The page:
There’s good news and not-so-good fishing news from the Roanoke River this week. The good news is that the hickory shad are in the upper river at Weldon in good numbers—and they’re biting.

Jeremy McCargo and Kevin Dockendorf, fisheries biologists with the N.C. Wildlife Resources Commission, sampled the river on Monday and collected just over 100 shad, a pretty decent number, especially for this time of the year. They also saw plenty of people catching shad, both from boats and from the boat ramp at Weldon.

Bobby Colston, owner of Colston's Tackle Box on Highway 48 south of Gaston also said shad fishing had really picked up over the last week, particularly around the 48 bridge in Roanoke Rapids. He said he heard a guy fishing Chockoyotte Creek, which is upriver from the boat landing at Weldon, caught over 100 shad, using gold spoons. They’re catching them at Weldon as well, just not as many – maybe 10 or 12 in an afternoon, which isn’t a bad day of fishing effort.

Ricky Mobley of the Roanoke Sportsman in Williamston agreed with McCargo and Colston that the shad fishing was good and getting better each day. He’s heard reports of fishermen doing well at the mouth of the creek down at Williamston over the weekend, and today. Most of them were using shad spoons and darts.

With water temps and air temps on the rise, the fishing should be even better this weekend. Hickory shad begin showing up on the spawning grounds near Weldon when water temperatures warm to around 50oF and will remain in the river until water temperatures reach about 65oF.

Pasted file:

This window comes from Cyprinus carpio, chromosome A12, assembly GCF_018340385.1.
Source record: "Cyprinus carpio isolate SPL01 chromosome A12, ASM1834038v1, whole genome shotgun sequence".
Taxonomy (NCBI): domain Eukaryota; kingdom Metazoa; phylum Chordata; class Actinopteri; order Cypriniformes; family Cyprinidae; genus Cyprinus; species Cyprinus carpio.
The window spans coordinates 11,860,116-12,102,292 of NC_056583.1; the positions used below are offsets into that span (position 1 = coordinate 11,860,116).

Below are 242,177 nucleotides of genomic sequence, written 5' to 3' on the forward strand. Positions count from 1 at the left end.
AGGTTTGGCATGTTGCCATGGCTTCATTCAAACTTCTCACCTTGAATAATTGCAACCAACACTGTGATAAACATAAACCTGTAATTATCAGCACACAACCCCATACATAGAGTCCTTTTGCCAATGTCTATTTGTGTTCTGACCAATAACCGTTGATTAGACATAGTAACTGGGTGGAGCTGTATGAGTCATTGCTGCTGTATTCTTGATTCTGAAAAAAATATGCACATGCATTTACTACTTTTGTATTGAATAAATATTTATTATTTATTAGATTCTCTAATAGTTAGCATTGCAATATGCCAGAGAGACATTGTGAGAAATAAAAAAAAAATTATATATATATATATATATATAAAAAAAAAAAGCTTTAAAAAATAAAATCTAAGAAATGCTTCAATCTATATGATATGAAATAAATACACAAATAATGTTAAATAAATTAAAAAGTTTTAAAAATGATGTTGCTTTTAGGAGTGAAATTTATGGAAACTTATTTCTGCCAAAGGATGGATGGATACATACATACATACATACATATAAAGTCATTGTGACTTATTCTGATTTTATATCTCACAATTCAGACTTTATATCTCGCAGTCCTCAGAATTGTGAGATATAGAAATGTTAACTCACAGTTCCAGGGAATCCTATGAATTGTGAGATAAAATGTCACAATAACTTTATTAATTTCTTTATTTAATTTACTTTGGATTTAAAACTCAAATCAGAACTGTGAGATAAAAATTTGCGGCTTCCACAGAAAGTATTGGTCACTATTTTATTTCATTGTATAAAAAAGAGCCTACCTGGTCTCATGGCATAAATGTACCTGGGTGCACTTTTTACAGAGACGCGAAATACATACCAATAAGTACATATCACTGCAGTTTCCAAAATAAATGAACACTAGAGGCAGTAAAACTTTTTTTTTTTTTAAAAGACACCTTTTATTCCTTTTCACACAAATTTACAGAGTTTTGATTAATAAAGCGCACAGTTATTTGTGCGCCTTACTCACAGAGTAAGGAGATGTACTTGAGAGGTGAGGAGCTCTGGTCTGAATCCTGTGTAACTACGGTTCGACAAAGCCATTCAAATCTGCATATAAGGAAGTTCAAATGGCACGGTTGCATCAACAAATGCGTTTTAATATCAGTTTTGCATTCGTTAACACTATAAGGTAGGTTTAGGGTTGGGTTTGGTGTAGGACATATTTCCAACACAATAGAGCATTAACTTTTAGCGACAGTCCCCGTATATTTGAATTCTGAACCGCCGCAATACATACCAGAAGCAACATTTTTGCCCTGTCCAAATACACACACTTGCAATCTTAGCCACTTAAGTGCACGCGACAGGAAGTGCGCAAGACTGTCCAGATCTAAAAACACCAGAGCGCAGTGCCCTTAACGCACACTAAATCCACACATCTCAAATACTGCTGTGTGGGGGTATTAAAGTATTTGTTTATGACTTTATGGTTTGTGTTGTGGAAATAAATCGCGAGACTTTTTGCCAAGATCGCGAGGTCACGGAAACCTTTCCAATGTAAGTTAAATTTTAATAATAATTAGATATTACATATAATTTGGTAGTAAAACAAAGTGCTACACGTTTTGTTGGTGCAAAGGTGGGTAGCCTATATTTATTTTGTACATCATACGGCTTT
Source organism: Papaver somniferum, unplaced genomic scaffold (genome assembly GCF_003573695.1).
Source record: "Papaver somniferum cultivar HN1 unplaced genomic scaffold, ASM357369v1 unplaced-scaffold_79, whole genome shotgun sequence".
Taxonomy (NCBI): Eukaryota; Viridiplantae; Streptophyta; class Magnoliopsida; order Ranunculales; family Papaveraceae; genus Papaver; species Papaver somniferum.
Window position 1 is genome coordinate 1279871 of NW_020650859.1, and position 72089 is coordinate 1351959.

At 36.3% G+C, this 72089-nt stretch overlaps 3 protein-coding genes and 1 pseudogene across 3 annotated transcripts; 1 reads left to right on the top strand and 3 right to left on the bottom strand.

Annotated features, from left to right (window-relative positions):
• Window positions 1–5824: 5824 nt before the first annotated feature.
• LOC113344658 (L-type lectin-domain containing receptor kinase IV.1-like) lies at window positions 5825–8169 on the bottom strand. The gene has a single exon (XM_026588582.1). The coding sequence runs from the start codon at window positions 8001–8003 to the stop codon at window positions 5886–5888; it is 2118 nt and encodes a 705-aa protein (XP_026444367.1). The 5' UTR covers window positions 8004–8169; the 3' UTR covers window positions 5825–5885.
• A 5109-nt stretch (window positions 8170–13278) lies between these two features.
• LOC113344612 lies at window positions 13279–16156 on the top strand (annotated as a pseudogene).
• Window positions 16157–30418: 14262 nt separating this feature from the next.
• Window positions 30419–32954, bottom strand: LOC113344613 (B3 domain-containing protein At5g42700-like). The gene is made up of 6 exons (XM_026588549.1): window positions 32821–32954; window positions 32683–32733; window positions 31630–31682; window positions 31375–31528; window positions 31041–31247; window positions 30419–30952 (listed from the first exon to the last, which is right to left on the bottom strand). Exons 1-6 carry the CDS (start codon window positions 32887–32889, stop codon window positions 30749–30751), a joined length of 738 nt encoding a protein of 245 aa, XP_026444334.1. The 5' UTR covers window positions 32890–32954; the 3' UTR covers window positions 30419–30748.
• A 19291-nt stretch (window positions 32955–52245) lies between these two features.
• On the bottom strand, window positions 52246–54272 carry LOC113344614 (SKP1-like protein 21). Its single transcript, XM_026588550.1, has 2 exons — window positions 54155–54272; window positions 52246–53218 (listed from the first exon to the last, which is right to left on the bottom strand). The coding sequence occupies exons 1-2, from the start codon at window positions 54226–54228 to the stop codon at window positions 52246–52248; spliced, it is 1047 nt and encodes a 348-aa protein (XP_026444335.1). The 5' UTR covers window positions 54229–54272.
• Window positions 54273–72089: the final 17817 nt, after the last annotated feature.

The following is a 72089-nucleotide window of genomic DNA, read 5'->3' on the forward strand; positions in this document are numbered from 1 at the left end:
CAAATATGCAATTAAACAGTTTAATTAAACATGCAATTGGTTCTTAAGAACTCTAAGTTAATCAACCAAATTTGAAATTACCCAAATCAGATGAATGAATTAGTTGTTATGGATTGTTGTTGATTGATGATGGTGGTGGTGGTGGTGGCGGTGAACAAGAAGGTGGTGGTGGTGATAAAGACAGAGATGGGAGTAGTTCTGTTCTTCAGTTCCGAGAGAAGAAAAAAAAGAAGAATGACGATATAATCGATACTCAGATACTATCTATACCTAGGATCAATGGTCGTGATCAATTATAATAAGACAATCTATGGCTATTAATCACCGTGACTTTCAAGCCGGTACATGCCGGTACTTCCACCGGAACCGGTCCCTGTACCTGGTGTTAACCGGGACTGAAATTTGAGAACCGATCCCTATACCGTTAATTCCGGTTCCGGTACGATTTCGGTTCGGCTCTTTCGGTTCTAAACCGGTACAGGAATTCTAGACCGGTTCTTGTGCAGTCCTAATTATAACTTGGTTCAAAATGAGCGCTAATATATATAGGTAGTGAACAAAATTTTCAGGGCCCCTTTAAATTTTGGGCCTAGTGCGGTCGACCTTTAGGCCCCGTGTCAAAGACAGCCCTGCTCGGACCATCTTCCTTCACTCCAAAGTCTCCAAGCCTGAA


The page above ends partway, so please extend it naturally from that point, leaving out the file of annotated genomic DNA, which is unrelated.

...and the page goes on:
Now for the not-so-good news: the stripers still haven’t made their appearance at Weldon, although McCargo reported that creel clerks saw a few at Plymouth over the weekend and Colston heard that a couple of fishermen caught a few rock on bucktails and flukes right below the Hwy. 48 bridge in Roanoke Rapids. Mobley notes that down his way in Williamston, the striper action is about the same as it was last week, meaning a few bites here and there but nothing to write home about.

SAFETY NOTE: High flows following periods of low flow dislodge limbs, logs and in some cases, trees from up river locations. Boaters should take extreme caution when traveling on the water and be on the look out for these floating hazards!

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